Killing Them Softly, Film Review
Cast: Brad Pitt, Richard Jenkins, James Gandolfini, Ray Liotta, Scoot McNairy, Ben Mendelsohn, Sam Shepherd, Slaine, Bella Heathcote, Vincent Curatola, Linara Washington, Garratt Dilahunt
These days, it is too often the case that watching a trailer is near enough admission to see the film itself. Two minutes of Inception tinged orchestral hits, cuts to black and every half decent piece of dialogue contained within the film leave nothing to our seemingly small imaginations. This being said, Killing Them Softly may be the exception that proves the rule.
For those that appreciate Andrew Dominik’s prior work, The Assassination of Jessie James by the Coward Robert Ford, this film promises not to disappoint. Throughout, lingering camera work and long drawn out sections of dialogue heighten the sense of realism and the film’s awkward feel. Scoot McNairy (Frankie) and Ben Mendelsohn (Russell) do a great job of complementing this camera work in their brilliant heist at the start of the film. Reminiscent of Goodfellas, a film with some of the best tracking shots known to cinema, the two men’s escape is a neat homage to this.
For all those that have watched and loved The Sopranos, James Gandolfini (Mickey) is once again on perfect form. Playing the part of a hitman facing divorce and another jail sentence, Gandolfini manages to show the fragility and humanity of a once powerful, but now broken and drunk man. Daydream-like monologues echo his former Tony Soprano style.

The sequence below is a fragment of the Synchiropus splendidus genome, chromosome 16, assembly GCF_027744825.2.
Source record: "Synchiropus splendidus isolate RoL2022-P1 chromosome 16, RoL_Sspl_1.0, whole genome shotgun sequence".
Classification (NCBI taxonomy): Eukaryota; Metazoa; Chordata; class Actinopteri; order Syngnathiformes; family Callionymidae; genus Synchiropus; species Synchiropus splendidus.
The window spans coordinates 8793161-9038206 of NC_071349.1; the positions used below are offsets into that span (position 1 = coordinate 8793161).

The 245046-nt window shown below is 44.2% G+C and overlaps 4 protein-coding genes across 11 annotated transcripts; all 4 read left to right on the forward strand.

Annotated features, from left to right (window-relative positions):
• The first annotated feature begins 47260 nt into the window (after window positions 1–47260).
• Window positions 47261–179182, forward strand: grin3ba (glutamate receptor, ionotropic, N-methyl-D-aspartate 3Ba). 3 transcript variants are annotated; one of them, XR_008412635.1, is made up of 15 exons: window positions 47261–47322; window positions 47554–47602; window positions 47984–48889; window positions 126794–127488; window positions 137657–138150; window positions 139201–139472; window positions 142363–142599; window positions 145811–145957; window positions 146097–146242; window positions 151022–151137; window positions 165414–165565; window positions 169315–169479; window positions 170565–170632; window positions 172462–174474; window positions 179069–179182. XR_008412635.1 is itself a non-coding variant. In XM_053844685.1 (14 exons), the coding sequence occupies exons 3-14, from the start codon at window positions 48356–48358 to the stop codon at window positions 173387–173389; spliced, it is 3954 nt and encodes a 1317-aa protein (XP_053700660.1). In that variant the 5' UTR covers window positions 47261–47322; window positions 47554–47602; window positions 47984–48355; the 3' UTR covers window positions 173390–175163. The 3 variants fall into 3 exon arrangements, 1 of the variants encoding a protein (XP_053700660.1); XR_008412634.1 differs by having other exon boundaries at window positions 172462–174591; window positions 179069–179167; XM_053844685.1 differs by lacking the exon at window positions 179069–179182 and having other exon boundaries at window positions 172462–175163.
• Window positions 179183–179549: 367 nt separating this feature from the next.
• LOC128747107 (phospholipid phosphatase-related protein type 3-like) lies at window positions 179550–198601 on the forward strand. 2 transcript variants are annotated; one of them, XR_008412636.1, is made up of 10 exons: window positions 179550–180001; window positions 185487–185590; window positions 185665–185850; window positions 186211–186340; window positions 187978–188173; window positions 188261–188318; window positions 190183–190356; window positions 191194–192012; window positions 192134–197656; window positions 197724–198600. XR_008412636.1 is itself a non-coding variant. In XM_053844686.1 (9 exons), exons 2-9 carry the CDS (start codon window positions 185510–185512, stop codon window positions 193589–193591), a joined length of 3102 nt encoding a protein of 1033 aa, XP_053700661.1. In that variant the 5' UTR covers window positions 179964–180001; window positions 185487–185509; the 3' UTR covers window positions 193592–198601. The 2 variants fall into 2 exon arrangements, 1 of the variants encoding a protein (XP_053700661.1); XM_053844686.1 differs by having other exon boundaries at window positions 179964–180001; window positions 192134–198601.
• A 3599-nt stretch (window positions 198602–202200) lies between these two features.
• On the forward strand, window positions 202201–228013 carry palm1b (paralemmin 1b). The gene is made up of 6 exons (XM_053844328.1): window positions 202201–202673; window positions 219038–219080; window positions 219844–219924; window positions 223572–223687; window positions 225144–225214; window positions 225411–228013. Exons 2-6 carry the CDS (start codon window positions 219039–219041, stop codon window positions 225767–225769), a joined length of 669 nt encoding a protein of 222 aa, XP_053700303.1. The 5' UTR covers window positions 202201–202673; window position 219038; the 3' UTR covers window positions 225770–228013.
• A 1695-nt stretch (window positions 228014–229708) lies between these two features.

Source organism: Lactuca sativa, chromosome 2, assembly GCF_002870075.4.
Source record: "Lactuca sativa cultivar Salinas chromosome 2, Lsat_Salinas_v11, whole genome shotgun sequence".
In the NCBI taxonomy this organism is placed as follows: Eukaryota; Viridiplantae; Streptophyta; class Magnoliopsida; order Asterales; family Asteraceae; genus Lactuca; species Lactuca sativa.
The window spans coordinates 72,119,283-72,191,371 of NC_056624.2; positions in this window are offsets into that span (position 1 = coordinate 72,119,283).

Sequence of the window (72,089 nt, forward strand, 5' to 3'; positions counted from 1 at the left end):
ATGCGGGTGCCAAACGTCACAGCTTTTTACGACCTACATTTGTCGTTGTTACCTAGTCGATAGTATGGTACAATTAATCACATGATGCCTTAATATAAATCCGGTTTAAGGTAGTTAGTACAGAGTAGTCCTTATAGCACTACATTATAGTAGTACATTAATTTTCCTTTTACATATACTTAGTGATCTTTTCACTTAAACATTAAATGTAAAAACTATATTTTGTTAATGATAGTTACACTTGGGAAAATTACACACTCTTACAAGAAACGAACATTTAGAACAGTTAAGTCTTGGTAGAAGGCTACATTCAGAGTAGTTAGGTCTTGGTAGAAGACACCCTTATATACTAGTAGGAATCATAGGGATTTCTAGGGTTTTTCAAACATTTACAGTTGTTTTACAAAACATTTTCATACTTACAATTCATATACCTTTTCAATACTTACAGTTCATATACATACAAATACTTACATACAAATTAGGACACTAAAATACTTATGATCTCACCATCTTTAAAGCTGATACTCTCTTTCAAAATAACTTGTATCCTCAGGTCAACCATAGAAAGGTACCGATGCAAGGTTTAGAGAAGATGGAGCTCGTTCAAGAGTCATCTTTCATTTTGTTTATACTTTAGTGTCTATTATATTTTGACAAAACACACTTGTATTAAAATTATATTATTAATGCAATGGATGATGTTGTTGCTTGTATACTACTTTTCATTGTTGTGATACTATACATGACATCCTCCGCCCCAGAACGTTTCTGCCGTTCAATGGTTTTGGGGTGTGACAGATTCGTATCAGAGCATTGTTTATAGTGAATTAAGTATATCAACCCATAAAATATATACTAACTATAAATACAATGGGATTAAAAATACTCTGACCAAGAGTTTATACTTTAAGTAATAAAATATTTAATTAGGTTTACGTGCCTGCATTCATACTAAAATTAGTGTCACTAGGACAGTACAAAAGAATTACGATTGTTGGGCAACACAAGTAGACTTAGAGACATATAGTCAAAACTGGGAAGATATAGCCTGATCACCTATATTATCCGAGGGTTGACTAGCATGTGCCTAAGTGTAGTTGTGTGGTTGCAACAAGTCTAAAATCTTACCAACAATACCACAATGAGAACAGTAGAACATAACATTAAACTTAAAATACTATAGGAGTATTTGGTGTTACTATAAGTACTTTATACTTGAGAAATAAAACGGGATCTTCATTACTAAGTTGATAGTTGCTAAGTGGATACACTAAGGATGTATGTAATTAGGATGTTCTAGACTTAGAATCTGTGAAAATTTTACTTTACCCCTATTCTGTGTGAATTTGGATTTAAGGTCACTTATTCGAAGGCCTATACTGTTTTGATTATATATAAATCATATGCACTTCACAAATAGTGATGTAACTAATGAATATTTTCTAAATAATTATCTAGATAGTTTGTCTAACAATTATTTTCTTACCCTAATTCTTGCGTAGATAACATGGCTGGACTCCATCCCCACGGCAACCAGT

Similarly, Brad Pitt (Jackie Cogan) has many notable moments throughout the film; from explaining his dislike for the emotional attachment that comes from up close and personal killings, to intimidating Frankie to the point of tears in order to track down his employer and close friend. The most prominent of these moments punctuates the final scene. In the climax of Dominik’s commentary on the American economic crisis, expressed throughout the film in a series of diagetic radio and TV speeches made by George Bush and Barack Obama, Pitt announces, “Oh yes, we’re all the same. We’re all equal… I’m living in America, and in America, you’re on your own. America’s not a country, it’s a business. So f***ing pay me.”
Cut to black and cue the music, “Money (that’s what I want)”.
The commentary on the economic crisis works well, but ultimately falls short of its aim. A flood-destroyed New Orleans becomes a microcosm of the bigger financial situation, shown through the desolate and abandoned landscape. Pitt’s driver stealing a dollar tip left for the waitress, Gandolfini recalling the exact sum of money in his wallet, demanding no more than one hundred bucks be taken by his escort; all perfectly good ways of illustrating Dominik’s point. However, the point itself seems half-baked and possibly too subtle for a typical audience.
For all those who don’t like violence, steer away. For those that have no such aversions, the violence and deaths are captured in a brilliantly visceral and particularly macabre manner. While at times it may seem more of an exercise in cinematic techniques, overall it is a very good film – not worth missing and definitely worth seeing on the big screen.